To verify the analytical solution we simulated an Erdös-Rényi type inhibitory recurrent network of N = 10,000 sparsely connected leaky-integrate-and-fire (LIF) neurons. The neurons were connected with a connection probability ϵ = 0.1. Switching on the DFC with parameters estimated from Eq (2), almost immediately results in suppression of oscillations and in a network state that resembles the AI regime (Fig 2a–2d). The suppression of stochastic oscillations is evident both in the spiking activity of single neurons (Fig 2a) and in the population activity of the network (Fig 2b). The spike count variability and the irregularity of single neuron interspike intervals, estimated by the Fano Factor (FF) and the coefficient of variation (CV) respectively, confirm that under DFC the firing of individual neurons in the network follows Poisson statistics (AI: FF = 1.04, CV = 1.01, DFC: FF = 1.02, CV = 0.99). Moreover, the oscillation index that captures the degree of oscillatory activity (see methods) is in both conditions comparable (AI: PT = 1.47, DFC: PT = 1.45) and significantly smaller than in the SI state (PT = 3). The change in the network spiking activity is also observed in the subthreshold membrane potential of individual neurons (Fig 2c and 2d).

Fig 2. Closed-loop control of oscillations.

(a) Inhibitory network. Switching on the controller at t = 200 ms leads to suppression of oscillations.(b) Population activity without (gray) and with control (red). (c) Single membrane potential trajectories of ten randomly chosen neurons in the network (d) Averaged trace of subthreshold dynamics. (e) Excitatory-Inhibitory network. Switching on the controller at t = 250 ms leads to suppression of oscillations.(f) Activity of excitatory population without (gray) and with control (blue).(g and h) Same as (c and d), now membrane potential of excitatory neurons is shown. For better visualization the spike trains in (a) and (e) are thinned out.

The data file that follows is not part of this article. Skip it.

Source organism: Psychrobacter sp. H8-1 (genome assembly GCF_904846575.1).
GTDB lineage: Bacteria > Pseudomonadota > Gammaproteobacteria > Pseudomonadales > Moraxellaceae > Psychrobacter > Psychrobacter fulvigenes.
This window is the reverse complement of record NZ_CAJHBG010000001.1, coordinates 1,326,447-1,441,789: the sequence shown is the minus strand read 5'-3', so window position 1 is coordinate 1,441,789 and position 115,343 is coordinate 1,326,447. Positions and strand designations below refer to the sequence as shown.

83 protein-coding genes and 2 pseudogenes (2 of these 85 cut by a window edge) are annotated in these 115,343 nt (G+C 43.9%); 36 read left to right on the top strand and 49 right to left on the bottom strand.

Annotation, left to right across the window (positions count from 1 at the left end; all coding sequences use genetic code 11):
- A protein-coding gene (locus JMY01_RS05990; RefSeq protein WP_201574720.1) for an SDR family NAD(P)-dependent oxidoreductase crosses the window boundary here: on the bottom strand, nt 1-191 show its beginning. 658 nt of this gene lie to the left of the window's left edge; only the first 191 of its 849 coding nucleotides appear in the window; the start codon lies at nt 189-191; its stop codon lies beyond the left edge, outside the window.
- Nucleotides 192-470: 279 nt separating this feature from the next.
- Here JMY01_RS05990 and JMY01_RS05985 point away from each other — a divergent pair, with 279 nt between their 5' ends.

Control of SI activity in E-I networks

Next we demonstrate the applicability of DFC in changing the SI state in recurrent networks of excitatory and inhibitory neurons. To this end we simulated a SNN composed of 8000 excitatory and 2000 inhibitory neurons with Erdös-Rényi type connectivity and a connection probability of ϵ = 0.1. As in the I-I network, we used the mean-field approach to derive appropriate values for the parameters to attain an SI state. The self-consistency equation for the coupled EI-network under DFC is given by (3) where Jij, dij is the synaptic coupling strength and delay from population j to population i and RE (RI) is the neuron response function of excitatory (inhibitory) neurons. Note that we ignored the recurrent couplings within E and I populations, because we were interested only in the oscillations created by the EI-loop. We implemented DFC by recording the activity of neurons in the inhibitory population while stimulating excitatory neurons. Here again K is the control gain, dc the control delay and M the control kernel. Switching on the controller yielded a near instantaneous transition in the network activity from SI to AI (Fig 2e–2h). In this case the original physiological state that we wanted to recover was characterized by slightly less irregular firing of the individual neurons. Nevertheless, DFC successfully steered the network to a regime with statistics comparable to the AI activity (DFC: FFE = 0.85, CVE = 0.91, AI: FFE = 0.83, CVE = 1.03).